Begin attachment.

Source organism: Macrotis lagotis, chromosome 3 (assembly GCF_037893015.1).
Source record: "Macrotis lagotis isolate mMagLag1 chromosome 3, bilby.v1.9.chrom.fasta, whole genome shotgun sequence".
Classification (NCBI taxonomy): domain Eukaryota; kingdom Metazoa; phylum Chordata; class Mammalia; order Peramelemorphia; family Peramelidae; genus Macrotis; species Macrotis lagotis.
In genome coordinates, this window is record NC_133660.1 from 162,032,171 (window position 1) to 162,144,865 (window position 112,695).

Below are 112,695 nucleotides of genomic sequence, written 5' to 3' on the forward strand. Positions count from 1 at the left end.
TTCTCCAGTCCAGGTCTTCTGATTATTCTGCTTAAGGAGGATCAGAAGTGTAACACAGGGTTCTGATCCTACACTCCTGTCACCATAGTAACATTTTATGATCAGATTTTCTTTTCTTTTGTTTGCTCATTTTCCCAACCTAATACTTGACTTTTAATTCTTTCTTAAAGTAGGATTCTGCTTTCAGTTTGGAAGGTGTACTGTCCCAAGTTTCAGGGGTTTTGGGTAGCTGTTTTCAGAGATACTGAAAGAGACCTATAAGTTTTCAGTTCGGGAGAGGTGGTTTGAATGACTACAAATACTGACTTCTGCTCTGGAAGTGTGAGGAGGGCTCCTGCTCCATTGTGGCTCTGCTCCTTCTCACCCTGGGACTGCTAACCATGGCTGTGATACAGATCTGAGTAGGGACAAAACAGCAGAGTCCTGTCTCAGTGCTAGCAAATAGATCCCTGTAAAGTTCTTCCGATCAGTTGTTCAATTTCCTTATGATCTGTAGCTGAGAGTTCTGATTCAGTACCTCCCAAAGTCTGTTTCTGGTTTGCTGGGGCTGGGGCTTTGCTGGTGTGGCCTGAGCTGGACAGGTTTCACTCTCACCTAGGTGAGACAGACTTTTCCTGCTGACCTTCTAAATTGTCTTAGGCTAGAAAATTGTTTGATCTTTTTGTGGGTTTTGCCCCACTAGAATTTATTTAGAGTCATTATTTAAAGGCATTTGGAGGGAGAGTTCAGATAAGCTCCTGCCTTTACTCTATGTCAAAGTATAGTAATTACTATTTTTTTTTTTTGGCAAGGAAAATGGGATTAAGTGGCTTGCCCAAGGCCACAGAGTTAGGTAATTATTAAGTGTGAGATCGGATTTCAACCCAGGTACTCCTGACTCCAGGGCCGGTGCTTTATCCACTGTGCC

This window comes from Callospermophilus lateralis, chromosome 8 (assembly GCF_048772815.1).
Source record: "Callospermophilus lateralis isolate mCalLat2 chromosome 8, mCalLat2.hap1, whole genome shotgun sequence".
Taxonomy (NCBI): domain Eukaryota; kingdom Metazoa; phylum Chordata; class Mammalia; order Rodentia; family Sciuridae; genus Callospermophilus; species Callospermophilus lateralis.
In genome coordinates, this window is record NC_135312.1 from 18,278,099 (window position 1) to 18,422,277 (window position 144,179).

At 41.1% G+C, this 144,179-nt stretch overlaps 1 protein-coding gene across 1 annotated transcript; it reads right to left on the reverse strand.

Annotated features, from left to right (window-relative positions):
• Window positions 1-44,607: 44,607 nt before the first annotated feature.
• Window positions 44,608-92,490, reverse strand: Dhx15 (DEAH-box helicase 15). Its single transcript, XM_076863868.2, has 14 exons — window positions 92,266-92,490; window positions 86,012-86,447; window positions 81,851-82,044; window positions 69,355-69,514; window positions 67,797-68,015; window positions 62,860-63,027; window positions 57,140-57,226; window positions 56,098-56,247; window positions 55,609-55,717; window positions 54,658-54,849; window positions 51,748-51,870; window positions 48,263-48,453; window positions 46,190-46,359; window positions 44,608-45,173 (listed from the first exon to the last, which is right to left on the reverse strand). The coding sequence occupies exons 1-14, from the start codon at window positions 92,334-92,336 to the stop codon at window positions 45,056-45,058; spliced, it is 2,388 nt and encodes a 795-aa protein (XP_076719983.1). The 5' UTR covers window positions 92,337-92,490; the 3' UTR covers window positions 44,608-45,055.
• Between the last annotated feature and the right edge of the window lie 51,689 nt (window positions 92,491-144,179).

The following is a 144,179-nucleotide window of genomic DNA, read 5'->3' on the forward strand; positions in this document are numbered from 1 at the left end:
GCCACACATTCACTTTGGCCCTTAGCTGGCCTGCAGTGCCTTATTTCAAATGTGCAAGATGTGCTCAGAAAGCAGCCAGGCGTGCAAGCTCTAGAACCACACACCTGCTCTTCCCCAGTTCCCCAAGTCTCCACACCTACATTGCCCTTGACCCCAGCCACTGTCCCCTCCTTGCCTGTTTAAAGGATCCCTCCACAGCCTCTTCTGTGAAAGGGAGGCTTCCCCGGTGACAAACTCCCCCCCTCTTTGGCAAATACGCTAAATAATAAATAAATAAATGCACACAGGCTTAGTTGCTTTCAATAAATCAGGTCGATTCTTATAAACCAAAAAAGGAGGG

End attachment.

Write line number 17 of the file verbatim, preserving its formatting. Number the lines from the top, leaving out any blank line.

GCCACACATTCACTTTGGCCCTTAGCTGGCCTGCAGTGCCTTATTTCAAATGTGCAAGATGTGCTCAGAAAGCAGCCAGGCGTGCAAGCTCTAGAACCACACACCTGCTCTTCCCCAGTTCCCCAAGTCTCCACACCTACATTGCCCTTGACCCCAGCCACTGTCCCCTCCTTGCCTGTTTAAAGGATCCCTCCACAGCCTCTTCTGTGAAAGGGAGGCTTCCCCGGTGACAAACTCCCCCCCTCTTTGGCAAATACGCTAAATAATAAATAAATAAATGCACACAGGCTTAGTTGCTTTCAATAAATCAGGTCGATTCTTATAAACCAAAAAAGGAGGG